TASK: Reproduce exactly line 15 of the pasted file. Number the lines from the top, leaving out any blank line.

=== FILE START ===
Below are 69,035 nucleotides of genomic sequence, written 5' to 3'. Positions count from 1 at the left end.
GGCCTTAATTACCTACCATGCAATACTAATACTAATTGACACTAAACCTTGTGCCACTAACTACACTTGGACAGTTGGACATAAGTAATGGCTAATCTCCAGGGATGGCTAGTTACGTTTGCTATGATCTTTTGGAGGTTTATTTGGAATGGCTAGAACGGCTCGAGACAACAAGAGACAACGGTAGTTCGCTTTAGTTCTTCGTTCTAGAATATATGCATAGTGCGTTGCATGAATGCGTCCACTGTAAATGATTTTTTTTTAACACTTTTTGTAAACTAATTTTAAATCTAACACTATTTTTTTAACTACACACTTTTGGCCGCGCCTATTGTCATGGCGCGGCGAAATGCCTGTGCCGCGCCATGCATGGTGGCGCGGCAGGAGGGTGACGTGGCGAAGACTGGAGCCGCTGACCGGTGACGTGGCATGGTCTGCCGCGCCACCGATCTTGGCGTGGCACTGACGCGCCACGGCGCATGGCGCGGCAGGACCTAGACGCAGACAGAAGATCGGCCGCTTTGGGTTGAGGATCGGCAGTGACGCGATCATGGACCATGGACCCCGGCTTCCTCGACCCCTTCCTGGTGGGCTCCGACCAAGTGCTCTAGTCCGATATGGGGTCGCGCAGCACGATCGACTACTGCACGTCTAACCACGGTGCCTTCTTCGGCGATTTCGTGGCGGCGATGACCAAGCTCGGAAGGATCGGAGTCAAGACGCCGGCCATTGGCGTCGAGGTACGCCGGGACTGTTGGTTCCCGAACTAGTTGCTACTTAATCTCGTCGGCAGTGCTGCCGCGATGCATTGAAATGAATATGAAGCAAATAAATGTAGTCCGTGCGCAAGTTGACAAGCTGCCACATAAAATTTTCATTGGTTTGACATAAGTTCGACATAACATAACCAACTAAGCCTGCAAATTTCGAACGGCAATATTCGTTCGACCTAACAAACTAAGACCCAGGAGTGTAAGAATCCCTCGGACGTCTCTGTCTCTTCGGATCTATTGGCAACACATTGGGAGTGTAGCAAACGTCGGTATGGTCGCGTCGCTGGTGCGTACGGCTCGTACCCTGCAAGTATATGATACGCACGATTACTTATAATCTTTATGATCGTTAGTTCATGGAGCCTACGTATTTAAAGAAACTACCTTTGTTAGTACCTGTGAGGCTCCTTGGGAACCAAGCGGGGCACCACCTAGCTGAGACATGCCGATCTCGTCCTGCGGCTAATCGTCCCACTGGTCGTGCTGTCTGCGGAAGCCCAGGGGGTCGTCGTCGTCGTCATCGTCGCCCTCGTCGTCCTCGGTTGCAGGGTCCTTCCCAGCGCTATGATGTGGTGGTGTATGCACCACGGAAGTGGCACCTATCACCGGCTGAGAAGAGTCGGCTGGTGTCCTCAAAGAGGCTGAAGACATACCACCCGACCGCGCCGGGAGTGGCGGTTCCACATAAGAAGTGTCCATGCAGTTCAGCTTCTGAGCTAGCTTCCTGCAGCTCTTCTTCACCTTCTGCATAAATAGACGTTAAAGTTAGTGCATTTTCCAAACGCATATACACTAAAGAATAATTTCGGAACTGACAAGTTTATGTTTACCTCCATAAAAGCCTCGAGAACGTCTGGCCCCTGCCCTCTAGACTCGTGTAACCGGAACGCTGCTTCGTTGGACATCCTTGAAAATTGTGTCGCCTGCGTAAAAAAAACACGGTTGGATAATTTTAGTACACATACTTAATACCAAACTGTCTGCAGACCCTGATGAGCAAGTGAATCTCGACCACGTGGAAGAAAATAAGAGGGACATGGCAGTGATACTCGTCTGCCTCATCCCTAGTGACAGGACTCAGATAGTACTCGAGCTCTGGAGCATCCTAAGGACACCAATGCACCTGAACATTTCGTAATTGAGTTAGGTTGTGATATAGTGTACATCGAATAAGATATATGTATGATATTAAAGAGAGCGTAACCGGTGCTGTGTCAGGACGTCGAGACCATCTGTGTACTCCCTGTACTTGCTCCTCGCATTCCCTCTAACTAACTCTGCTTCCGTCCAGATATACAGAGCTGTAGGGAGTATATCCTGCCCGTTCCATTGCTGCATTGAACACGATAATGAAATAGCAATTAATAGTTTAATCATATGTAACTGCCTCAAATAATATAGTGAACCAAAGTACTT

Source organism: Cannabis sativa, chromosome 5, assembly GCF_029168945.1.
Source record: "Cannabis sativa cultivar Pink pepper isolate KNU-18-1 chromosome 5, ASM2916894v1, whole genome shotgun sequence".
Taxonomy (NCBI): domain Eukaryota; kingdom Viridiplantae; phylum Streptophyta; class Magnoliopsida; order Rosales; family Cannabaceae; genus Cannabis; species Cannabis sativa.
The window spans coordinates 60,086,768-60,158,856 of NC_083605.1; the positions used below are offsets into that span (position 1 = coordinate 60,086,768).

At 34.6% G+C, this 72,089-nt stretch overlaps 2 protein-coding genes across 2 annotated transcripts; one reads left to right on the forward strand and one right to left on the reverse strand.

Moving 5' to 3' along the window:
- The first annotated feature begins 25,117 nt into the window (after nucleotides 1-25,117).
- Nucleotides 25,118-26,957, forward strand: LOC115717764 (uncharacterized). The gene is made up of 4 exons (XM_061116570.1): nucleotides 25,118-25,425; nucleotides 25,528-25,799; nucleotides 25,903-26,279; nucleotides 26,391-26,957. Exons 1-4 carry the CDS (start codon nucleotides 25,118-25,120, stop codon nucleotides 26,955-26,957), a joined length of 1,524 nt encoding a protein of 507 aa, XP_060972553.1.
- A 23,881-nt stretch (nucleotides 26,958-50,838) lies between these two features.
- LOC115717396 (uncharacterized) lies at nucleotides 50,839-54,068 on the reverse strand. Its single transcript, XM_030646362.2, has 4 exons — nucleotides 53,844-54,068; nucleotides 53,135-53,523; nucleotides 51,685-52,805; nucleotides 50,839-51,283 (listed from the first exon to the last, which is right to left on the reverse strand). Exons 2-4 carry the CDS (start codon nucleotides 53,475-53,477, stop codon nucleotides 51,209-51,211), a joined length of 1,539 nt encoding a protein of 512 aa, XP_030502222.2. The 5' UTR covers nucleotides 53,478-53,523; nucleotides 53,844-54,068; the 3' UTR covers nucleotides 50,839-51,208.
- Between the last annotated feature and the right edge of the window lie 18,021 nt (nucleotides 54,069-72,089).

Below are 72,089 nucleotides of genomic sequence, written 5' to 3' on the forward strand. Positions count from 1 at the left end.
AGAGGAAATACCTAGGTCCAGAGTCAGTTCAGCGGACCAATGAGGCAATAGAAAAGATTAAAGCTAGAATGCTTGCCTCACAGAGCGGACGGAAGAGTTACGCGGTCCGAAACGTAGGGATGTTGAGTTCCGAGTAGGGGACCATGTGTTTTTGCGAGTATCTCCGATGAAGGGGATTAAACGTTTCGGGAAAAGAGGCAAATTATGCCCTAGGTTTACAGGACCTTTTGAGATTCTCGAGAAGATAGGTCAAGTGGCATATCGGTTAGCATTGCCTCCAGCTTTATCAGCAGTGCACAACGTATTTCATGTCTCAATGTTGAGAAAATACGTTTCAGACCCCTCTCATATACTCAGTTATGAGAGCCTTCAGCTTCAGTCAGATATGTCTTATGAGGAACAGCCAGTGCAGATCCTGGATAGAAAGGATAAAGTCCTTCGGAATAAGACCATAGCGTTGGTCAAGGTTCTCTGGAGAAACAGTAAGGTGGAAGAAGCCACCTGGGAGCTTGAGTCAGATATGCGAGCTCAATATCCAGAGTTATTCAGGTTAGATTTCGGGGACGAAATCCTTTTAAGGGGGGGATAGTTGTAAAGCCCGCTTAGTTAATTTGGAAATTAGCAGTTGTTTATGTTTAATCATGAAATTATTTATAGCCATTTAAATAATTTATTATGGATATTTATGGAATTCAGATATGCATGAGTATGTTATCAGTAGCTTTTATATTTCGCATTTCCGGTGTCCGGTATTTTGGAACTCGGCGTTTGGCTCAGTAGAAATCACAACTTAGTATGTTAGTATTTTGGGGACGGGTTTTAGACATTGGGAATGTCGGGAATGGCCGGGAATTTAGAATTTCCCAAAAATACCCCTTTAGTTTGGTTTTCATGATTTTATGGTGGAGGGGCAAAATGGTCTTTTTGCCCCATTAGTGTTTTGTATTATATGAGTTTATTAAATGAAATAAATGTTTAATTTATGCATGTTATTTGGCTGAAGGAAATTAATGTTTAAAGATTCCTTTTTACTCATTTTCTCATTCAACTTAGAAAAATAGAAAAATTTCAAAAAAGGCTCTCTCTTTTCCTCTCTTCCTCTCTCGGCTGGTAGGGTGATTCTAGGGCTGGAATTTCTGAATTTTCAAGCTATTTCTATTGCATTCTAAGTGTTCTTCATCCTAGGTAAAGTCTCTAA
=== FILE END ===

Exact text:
AGAGGAAATACCTAGGTCCAGAGTCAGTTCAGCGGACCAATGAGGCAATAGAAAAGATTAAAGCTAGAATGCTTGCCTCACAGAGCGGACGGAAGAGTTACGCGGTCCGAAACGTAGGGATGTTGAGTTCCGAGTAGGGGACCATGTGTTTTTGCGAGTATCTCCGATGAAGGGGATTAAACGTTTCGGGAAAAGAGGCAAATTATGCCCTAGGTTTACAGGACCTTTTGAGATTCTCGAGAAGATAGGTCAAGTGGCATATCGGTTAGCATTGCCTCCAGCTTTATCAGCAGTGCACAACGTATTTCATGTCTCAATGTTGAGAAAATACGTTTCAGACCCCTCTCATATACTCAGTTATGAGAGCCTTCAGCTTCAGTCAGATATGTCTTATGAGGAACAGCCAGTGCAGATCCTGGATAGAAAGGATAAAGTCCTTCGGAATAAGACCATAGCGTTGGTCAAGGTTCTCTGGAGAAACAGTAAGGTGGAAGAAGCCACCTGGGAGCTTGAGTCAGATATGCGAGCTCAATATCCAGAGTTATTCAGGTTAGATTTCGGGGACGAAATCCTTTTAAGGGGGGGATAGTTGTAAAGCCCGCTTAGTTAATTTGGAAATTAGCAGTTGTTTATGTTTAATCATGAAATTATTTATAGCCATTTAAATAATTTATTATGGATATTTATGGAATTCAGATATGCATGAGTATGTTATCAGTAGCTTTTATATTTCGCATTTCCGGTGTCCGGTATTTTGGAACTCGGCGTTTGGCTCAGTAGAAATCACAACTTAGTATGTTAGTATTTTGGGGACGGGTTTTAGACATTGGGAATGTCGGGAATGGCCGGGAATTTAGAATTTCCCAAAAATACCCCTTTAGTTTGGTTTTCATGATTTTATGGTGGAGGGGCAAAATGGTCTTTTTGCCCCATTAGTGTTTTGTATTATATGAGTTTATTAAATGAAATAAATGTTTAATTTATGCATGTTATTTGGCTGAAGGAAATTAATGTTTAAAGATTCCTTTTTACTCATTTTCTCATTCAACTTAGAAAAATAGAAAAATTTCAAAAAAGGCTCTCTCTTTTCCTCTCTTCCTCTCTCGGCTGGTAGGGTGATTCTAGGGCTGGAATTTCTGAATTTTCAAGCTATTTCTATTGCATTCTAAGTGTTCTTCATCCTAGGTAAAGTCTCTAA